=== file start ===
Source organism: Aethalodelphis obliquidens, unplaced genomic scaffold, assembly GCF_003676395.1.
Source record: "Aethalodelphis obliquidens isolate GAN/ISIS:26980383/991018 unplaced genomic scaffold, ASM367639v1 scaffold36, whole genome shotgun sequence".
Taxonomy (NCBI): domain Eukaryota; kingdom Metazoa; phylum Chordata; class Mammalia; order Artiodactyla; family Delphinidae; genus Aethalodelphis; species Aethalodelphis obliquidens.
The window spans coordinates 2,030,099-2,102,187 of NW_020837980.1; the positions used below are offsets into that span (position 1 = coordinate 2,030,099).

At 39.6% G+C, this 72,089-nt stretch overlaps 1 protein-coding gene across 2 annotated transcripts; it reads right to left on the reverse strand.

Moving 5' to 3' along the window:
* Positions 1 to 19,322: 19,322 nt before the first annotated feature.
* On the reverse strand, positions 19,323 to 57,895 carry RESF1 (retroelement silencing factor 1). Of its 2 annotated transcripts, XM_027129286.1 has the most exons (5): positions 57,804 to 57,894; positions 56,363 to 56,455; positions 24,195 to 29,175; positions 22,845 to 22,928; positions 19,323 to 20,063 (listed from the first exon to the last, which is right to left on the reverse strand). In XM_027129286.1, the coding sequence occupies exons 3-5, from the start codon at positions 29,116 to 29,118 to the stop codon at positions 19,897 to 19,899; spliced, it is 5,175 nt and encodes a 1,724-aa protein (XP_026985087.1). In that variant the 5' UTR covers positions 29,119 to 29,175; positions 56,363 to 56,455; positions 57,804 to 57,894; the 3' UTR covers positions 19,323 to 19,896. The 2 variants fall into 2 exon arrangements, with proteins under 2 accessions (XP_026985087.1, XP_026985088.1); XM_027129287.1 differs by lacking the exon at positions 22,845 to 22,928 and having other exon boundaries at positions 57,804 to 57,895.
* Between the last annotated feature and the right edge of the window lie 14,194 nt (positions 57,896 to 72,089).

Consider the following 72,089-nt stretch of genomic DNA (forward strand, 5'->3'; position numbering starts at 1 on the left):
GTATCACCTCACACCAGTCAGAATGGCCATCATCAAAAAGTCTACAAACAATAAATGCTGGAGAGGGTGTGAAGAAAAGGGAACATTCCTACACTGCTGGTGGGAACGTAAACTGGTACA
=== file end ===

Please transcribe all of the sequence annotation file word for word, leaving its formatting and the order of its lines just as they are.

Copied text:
Source organism: Aethalodelphis obliquidens, unplaced genomic scaffold, assembly GCF_003676395.1.
Source record: "Aethalodelphis obliquidens isolate GAN/ISIS:26980383/991018 unplaced genomic scaffold, ASM367639v1 scaffold36, whole genome shotgun sequence".
Taxonomy (NCBI): domain Eukaryota; kingdom Metazoa; phylum Chordata; class Mammalia; order Artiodactyla; family Delphinidae; genus Aethalodelphis; species Aethalodelphis obliquidens.
The window spans coordinates 2,030,099-2,102,187 of NW_020837980.1; the positions used below are offsets into that span (position 1 = coordinate 2,030,099).

At 39.6% G+C, this 72,089-nt stretch overlaps 1 protein-coding gene across 2 annotated transcripts; it reads right to left on the reverse strand.

Moving 5' to 3' along the window:
* Positions 1 to 19,322: 19,322 nt before the first annotated feature.
* On the reverse strand, positions 19,323 to 57,895 carry RESF1 (retroelement silencing factor 1). Of its 2 annotated transcripts, XM_027129286.1 has the most exons (5): positions 57,804 to 57,894; positions 56,363 to 56,455; positions 24,195 to 29,175; positions 22,845 to 22,928; positions 19,323 to 20,063 (listed from the first exon to the last, which is right to left on the reverse strand). In XM_027129286.1, the coding sequence occupies exons 3-5, from the start codon at positions 29,116 to 29,118 to the stop codon at positions 19,897 to 19,899; spliced, it is 5,175 nt and encodes a 1,724-aa protein (XP_026985087.1). In that variant the 5' UTR covers positions 29,119 to 29,175; positions 56,363 to 56,455; positions 57,804 to 57,894; the 3' UTR covers positions 19,323 to 19,896. The 2 variants fall into 2 exon arrangements, with proteins under 2 accessions (XP_026985087.1, XP_026985088.1); XM_027129287.1 differs by lacking the exon at positions 22,845 to 22,928 and having other exon boundaries at positions 57,804 to 57,895.
* Between the last annotated feature and the right edge of the window lie 14,194 nt (positions 57,896 to 72,089).

Consider the following 72,089-nt stretch of genomic DNA (forward strand, 5'->3'; position numbering starts at 1 on the left):
GTATCACCTCACACCAGTCAGAATGGCCATCATCAAAAAGTCTACAAACAATAAATGCTGGAGAGGGTGTGAAGAAAAGGGAACATTCCTACACTGCTGGTGGGAACGTAAACTGGTACA